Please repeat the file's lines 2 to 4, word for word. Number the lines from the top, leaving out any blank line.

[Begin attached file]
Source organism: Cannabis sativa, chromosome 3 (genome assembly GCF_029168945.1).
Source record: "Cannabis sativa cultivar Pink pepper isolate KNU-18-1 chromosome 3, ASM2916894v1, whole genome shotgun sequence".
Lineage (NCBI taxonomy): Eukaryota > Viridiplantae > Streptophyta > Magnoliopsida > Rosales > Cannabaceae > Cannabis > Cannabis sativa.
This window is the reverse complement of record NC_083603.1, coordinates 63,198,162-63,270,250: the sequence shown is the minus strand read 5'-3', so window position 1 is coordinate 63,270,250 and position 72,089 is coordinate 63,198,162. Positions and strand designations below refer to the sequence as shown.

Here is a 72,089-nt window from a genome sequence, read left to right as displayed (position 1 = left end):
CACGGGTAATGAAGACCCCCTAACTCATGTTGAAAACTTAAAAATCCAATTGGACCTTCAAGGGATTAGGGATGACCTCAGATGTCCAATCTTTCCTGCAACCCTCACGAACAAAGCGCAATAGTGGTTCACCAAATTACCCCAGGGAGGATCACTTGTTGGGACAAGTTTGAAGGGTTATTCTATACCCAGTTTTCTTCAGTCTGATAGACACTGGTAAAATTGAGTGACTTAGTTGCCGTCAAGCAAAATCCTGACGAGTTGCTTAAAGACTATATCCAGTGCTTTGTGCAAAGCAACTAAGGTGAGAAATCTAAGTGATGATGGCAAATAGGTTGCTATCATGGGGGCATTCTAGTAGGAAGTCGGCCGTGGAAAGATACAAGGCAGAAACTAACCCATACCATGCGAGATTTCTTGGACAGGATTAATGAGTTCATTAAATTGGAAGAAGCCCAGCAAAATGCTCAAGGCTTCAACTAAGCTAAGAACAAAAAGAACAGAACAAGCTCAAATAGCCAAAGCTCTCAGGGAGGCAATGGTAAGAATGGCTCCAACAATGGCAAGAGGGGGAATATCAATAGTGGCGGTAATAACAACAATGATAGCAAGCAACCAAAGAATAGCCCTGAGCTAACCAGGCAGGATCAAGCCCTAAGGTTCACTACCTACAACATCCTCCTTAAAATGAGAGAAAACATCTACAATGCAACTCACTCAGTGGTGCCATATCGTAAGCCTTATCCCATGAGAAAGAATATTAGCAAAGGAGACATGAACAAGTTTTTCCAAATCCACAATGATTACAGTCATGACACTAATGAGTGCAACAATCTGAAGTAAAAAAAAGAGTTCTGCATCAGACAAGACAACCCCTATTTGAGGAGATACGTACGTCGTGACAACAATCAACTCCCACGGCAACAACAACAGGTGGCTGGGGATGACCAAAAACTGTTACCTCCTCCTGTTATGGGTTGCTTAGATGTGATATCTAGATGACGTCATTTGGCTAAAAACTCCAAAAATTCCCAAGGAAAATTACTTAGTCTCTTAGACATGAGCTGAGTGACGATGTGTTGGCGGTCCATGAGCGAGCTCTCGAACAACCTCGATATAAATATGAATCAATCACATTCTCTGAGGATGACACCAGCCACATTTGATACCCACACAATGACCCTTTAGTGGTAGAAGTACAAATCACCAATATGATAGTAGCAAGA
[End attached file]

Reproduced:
Source record: "Cannabis sativa cultivar Pink pepper isolate KNU-18-1 chromosome 3, ASM2916894v1, whole genome shotgun sequence".
Lineage (NCBI taxonomy): Eukaryota > Viridiplantae > Streptophyta > Magnoliopsida > Rosales > Cannabaceae > Cannabis > Cannabis sativa.
This window is the reverse complement of record NC_083603.1, coordinates 63,198,162-63,270,250: the sequence shown is the minus strand read 5'-3', so window position 1 is coordinate 63,270,250 and position 72,089 is coordinate 63,198,162. Positions and strand designations below refer to the sequence as shown.